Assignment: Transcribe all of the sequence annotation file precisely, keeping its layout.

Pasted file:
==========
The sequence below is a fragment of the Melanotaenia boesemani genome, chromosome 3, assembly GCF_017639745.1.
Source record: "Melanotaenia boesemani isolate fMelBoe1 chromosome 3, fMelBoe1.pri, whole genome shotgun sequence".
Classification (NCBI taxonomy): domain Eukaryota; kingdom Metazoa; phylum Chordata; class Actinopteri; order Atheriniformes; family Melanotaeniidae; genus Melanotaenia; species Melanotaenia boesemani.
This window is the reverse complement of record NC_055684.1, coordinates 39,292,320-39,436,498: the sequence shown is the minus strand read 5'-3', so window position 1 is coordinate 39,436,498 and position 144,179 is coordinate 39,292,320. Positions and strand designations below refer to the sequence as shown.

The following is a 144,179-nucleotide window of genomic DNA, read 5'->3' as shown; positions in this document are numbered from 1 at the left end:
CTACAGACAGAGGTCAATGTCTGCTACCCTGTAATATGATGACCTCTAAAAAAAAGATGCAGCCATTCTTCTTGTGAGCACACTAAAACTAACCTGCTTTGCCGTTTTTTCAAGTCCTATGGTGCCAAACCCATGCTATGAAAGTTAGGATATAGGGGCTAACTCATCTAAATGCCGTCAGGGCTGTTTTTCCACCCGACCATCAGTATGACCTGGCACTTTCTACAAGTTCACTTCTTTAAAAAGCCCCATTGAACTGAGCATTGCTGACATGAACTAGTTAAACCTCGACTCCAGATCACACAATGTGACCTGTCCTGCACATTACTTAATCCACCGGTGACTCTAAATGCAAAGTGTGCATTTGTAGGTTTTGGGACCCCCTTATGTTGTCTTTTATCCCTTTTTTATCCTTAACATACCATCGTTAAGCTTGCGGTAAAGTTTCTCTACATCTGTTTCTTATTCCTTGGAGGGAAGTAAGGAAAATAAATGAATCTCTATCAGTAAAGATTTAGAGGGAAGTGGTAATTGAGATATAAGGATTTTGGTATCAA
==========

The sequence below is a fragment of the Melanotaenia boesemani genome, chromosome 3, assembly GCF_017639745.1.
Source record: "Melanotaenia boesemani isolate fMelBoe1 chromosome 3, fMelBoe1.pri, whole genome shotgun sequence".
Classification (NCBI taxonomy): domain Eukaryota; kingdom Metazoa; phylum Chordata; class Actinopteri; order Atheriniformes; family Melanotaeniidae; genus Melanotaenia; species Melanotaenia boesemani.
This window is the reverse complement of record NC_055684.1, coordinates 39,292,320-39,436,498: the sequence shown is the minus strand read 5'-3', so window position 1 is coordinate 39,436,498 and position 144,179 is coordinate 39,292,320. Positions and strand designations below refer to the sequence as shown.

The following is a 144,179-nucleotide window of genomic DNA, read 5'->3' as shown; positions in this document are numbered from 1 at the left end:
CTACAGACAGAGGTCAATGTCTGCTACCCTGTAATATGATGACCTCTAAAAAAAAGATGCAGCCATTCTTCTTGTGAGCACACTAAAACTAACCTGCTTTGCCGTTTTTTCAAGTCCTATGGTGCCAAACCCATGCTATGAAAGTTAGGATATAGGGGCTAACTCATCTAAATGCCGTCAGGGCTGTTTTTCCACCCGACCATCAGTATGACCTGGCACTTTCTACAAGTTCACTTCTTTAAAAAGCCCCATTGAACTGAGCATTGCTGACATGAACTAGTTAAACCTCGACTCCAGATCACACAATGTGACCTGTCCTGCACATTACTTAATCCACCGGTGACTCTAAATGCAAAGTGTGCATTTGTAGGTTTTGGGACCCCCTTATGTTGTCTTTTATCCCTTTTTTATCCTTAACATACCATCGTTAAGCTTGCGGTAAAGTTTCTCTACATCTGTTTCTTATTCCTTGGAGGGAAGTAAGGAAAATAAATGAATCTCTATCAGTAAAGATTTAGAGGGAAGTGGTAATTGAGATATAAGGATTTTGGTATCAA